Parkinson?s disease (PD) is a progressive, debilitating neurodegenerative disorder with no known cure. While the cause of PD is unknown, oxidative stress, gliosis, excitotoxicity, mitochondrial dysfunction and protein misfolding are all known to play a role in disease pathogenesis. Activation of the Nrf2 pathway is a promising therapeutic approach for PD. Unfortunately, Nrf2-based drugs have relied on electrophilic pharmacophores, which are not tolerated well in patients. A critical barrier to progress in developing more effective Nrf2-based therapies is the current lack of understanding of mechanisms that can safely activate this pathway. Bach1 is a transcription factor that represses Nrf2 gene expression. Our goal is to validate Bach1 inhibition as a novel therapeutic strategy for PD pathogenesis, and to identify new target(s) for intervention. Our central hypothesis is that Bach1 inhibition is neuroprotective in PD due to both Nrf2-dependent and Nrf2-independent mechanisms. This hypothesis is based on the knowledge that genetic deletion and pharmacological inhibition of Bach1 in mice results in constitutive activation of neuroprotective Nrf2-dependent as well as Nrf2-independent genes, and protects against the parkinsonian neurotoxin 1-methyl-4-phenyl-1,2,3,6-tetrahydropyridine (MPTP). Our objectives are to 1) determine the cell-specific roles of Bach1 in MPTP neurotoxicity in vivo, 2) delineate the role of Bach1 inhibition in mediating ?-synuclein-induced PD, 3) differentiate between Bach1- and Nrf2- dependent pathways in neuroprotection, and 4) identity novel targets for therapeutic intervention. Our expected outcomes include finding that 1) genetic deletion and pharmacological inhibition of Bach1 ameliorates ?-synucleinopathy and MPTP-neurotoxicity in mice; 2) Bach1-mediated neuroprotective mechanisms involve distinct cell types; 3) Bach1 inhibition or deletion protects Nrf2-null mice against MPTP- neurotoxicity; 4) Bach1-dependent mechanisms of neuroprotection involve upregulation of Nrf2-dependent as well as Nrf2-independent neuroprotective genes, whereas Nrf2-dependent antioxidant response element (ARE)-containing genes are critical for Nrf2-dependent mechanisms. Our studies will impact the field by: 1) improving understanding of Bach1 modulation of signaling pathways and downstream neuroprotective events relevant to pre-clinical models of PD; 2) validating a set of novel, non-electrophilic Bach1 inhibitors as potential therapeutic agents for PD and synucleinopathies; and 3) identifying novel targets for therapeutic intervention.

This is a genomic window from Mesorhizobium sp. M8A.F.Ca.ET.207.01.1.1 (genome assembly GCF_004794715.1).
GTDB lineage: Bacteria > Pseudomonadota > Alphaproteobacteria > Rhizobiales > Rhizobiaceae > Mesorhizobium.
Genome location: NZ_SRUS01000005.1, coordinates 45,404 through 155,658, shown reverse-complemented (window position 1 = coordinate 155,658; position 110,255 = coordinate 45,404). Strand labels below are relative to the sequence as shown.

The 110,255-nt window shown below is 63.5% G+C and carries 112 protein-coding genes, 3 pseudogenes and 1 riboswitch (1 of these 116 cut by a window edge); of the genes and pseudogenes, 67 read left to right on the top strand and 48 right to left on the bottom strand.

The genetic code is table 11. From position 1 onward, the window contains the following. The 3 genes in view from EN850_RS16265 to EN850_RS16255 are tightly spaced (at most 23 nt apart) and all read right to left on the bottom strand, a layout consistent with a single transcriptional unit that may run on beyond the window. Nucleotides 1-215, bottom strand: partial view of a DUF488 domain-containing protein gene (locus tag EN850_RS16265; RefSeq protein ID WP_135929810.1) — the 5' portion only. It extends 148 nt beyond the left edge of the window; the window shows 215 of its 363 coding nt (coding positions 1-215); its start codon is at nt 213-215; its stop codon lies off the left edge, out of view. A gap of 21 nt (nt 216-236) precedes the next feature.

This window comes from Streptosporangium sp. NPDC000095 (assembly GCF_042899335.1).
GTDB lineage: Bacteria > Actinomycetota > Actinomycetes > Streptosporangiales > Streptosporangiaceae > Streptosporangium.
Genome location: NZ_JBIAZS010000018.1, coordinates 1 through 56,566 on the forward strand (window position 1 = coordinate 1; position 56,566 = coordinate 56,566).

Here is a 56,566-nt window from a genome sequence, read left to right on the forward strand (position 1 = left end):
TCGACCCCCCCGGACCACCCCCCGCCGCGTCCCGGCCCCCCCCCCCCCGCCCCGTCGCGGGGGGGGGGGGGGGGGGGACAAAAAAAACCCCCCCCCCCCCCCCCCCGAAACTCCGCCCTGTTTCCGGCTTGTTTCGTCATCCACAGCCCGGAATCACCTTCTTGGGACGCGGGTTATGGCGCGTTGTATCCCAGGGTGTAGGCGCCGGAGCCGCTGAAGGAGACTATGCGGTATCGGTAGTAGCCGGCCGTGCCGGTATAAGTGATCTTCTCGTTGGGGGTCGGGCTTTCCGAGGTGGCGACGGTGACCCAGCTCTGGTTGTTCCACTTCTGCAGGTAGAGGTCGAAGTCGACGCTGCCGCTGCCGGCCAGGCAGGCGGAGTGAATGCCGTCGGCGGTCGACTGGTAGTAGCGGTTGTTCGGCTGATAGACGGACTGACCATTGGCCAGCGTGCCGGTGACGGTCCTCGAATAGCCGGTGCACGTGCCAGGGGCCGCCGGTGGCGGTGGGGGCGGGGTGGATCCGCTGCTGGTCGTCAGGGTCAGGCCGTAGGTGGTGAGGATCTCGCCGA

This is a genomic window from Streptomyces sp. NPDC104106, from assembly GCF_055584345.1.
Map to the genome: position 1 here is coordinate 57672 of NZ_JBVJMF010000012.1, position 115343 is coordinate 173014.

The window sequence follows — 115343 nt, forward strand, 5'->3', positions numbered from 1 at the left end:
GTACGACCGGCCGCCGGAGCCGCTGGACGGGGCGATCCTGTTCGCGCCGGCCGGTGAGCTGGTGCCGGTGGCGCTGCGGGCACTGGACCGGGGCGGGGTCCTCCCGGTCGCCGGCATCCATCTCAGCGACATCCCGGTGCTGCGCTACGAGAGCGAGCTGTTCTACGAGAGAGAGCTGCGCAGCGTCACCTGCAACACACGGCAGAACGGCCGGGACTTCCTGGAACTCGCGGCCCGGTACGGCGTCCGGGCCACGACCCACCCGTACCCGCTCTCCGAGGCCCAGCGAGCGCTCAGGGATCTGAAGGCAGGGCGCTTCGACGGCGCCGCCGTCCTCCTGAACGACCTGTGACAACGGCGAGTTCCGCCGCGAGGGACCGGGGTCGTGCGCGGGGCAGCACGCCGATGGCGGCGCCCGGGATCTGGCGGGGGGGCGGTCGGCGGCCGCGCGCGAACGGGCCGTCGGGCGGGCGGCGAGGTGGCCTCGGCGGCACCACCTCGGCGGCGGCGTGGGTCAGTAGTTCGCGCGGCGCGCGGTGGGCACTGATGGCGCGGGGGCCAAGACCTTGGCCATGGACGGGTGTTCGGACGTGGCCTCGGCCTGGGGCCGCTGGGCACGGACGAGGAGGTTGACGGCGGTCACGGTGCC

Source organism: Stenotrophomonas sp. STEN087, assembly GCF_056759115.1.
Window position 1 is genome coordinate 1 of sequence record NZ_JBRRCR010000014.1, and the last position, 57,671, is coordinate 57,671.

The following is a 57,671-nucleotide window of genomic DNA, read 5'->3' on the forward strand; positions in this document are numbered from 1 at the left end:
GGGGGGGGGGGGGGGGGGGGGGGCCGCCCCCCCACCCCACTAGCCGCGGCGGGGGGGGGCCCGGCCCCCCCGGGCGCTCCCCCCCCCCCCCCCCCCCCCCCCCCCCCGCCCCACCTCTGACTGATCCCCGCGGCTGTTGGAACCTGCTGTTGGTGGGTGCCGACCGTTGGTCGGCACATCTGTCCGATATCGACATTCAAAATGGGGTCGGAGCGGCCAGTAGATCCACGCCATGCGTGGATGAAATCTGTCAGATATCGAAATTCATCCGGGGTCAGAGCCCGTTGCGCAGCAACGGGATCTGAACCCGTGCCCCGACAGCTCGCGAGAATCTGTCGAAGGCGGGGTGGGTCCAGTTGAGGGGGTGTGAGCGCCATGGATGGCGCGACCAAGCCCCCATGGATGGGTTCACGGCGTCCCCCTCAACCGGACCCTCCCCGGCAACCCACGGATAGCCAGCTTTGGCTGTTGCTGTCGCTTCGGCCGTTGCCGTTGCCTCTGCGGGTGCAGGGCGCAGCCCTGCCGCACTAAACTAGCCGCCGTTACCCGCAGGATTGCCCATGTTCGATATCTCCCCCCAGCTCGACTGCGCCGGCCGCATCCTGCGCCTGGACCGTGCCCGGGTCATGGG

AIM 1 : will test the hypothesis that genetic deletion and pharmacological inhibition of Bach1 protects against different modes of nigrostriatal dopaminergic degeneration.
AIM 2 : will test the hypothesis that Bach1 inhibition attenuates disease development in a mouse model of ?-synucleinopathy.
AIM 3 : will test the hypothesis that Bach1 inhibition confers neuroprotection via Nrf2-dependent and Nrf2-independent mechanisms.
|Ammal Kaidery, Navneet; Thomas, Bobby (2018) Current perspective of mitochondrial biology in Parkinson's disease. Neurochem Int 117:91-113|
|Rane, Anand; Rajagopalan, Subramanian; Ahuja, Manuj et al. (2018) Hsp90 Co-chaperone p23 contributes to dopaminergic mitochondrial stress via stabilization of PHD2: Implications for Parkinson's disease. Neurotoxicology 65:166-173|
|Gaisina, Irina N; Lee, Sue H; Kaidery, Navneet A et al. (2018) Activation of Nrf2 and Hypoxic Adaptive Response Contribute to Neuroprotection Elicited by Phenylhydroxamic Acid Selective HDAC6 Inhibitors. ACS Chem Neurosci 9:894-900|
|Zhu, Xingguo; Xi, Caixia; Thomas, Bobby et al. (2018) Loss of NRF2 function exacerbates the pathophysiology of sickle cell disease in a transgenic mouse model. Blood 131:558-562|
|Tapias, Victor; Jainuddin, Shari; Ahuja, Manuj et al. (2018) Benfotiamine treatment activates the Nrf2/ARE pathway and is neuroprotective in a transgenic mouse model of tauopathy. Hum Mol Genet 27:2874-2892|
|Osipyants, Andrey I; Poloznikov, Andrey A; Smirnova, Natalya A et al. (2018) L-ascorbic acid: A true substrate for HIF prolyl hydroxylase? Biochimie 147:46-54|
|Navneet, Soumya; Cui, Xuezhi; Zhao, Jing et al. (2018) Excess homocysteine upregulates the NRF2-antioxidant pathway in retinal Müller glial cells. Exp Eye Res :|